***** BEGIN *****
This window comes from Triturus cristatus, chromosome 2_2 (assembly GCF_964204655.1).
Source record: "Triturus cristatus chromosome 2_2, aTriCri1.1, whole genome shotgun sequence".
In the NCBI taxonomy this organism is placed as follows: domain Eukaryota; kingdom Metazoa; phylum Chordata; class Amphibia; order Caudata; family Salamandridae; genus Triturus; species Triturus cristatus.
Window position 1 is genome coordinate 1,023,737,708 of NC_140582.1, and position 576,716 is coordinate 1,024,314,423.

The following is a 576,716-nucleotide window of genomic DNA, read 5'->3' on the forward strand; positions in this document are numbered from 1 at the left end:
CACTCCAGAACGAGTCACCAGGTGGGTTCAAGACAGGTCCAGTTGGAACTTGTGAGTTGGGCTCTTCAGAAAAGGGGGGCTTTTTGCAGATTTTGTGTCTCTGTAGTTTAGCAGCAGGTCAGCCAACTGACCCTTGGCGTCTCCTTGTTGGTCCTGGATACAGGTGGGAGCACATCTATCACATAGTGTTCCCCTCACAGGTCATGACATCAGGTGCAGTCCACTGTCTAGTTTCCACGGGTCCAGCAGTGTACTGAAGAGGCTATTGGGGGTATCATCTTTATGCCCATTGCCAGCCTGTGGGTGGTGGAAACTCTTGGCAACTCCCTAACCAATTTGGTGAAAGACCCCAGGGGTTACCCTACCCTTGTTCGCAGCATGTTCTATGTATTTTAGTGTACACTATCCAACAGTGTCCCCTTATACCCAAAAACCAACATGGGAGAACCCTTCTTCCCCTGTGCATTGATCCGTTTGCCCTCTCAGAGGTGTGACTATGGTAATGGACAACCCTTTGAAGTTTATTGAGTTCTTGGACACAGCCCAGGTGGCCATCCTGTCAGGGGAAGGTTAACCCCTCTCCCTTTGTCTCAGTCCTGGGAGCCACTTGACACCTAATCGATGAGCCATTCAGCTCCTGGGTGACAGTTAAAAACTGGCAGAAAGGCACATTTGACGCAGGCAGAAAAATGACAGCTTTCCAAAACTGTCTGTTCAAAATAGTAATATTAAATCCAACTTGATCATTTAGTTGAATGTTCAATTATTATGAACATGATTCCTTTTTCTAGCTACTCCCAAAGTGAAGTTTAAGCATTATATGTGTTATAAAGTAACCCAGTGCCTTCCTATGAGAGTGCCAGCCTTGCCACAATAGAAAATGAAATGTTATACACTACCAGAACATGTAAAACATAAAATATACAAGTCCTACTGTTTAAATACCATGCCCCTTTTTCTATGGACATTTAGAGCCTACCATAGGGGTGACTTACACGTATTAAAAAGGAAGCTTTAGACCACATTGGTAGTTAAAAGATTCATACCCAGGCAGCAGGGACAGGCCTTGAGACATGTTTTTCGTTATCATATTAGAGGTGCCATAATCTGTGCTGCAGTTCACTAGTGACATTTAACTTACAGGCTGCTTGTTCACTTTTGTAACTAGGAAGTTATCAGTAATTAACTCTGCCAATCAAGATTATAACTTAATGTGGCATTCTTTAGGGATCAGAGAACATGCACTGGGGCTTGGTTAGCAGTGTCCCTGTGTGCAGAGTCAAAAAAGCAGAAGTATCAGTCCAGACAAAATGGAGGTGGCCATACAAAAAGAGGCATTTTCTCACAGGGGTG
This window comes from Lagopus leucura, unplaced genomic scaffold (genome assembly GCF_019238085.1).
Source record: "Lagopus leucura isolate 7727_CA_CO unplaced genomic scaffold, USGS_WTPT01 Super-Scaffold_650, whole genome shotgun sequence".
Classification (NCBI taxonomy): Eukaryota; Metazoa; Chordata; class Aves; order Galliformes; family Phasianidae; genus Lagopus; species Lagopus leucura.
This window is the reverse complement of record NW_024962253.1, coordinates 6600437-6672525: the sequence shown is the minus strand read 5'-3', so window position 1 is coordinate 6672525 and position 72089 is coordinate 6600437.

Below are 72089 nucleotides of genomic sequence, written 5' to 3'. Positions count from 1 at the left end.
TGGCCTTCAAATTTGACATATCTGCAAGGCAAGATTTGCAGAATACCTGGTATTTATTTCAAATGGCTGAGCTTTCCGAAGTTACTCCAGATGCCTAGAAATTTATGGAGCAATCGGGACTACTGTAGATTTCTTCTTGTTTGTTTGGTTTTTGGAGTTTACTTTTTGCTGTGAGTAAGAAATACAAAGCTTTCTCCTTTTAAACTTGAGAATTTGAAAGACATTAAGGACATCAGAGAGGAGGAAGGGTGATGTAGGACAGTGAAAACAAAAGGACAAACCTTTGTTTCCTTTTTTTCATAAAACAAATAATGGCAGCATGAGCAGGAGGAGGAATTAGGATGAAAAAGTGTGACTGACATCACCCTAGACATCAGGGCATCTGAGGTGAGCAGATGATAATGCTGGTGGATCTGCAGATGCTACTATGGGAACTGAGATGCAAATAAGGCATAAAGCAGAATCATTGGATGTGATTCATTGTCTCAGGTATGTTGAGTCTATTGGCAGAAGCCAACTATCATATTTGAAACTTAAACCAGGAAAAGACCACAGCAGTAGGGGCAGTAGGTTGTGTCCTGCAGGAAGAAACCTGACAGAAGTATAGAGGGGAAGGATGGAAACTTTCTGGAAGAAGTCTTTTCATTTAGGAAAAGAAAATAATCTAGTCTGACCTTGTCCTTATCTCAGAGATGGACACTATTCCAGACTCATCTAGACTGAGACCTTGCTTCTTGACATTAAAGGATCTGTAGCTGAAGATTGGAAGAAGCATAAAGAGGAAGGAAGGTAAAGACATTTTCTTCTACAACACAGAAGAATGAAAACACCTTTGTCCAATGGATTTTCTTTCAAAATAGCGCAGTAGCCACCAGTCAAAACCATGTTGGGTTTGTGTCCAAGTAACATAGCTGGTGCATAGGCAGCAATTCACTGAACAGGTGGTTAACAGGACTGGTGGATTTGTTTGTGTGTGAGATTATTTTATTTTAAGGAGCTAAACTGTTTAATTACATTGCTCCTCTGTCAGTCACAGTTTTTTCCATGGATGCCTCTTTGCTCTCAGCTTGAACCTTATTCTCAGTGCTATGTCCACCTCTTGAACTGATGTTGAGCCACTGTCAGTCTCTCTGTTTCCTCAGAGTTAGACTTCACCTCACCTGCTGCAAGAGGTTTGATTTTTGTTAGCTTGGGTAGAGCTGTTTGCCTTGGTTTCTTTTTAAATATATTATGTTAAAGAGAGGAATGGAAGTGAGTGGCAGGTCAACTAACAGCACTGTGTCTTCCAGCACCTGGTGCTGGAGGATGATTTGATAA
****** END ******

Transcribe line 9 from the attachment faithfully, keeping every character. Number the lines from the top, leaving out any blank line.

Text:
Classification (NCBI taxonomy): Eukaryota; Metazoa; Chordata; class Aves; order Galliformes; family Phasianidae; genus Lagopus; species Lagopus leucura.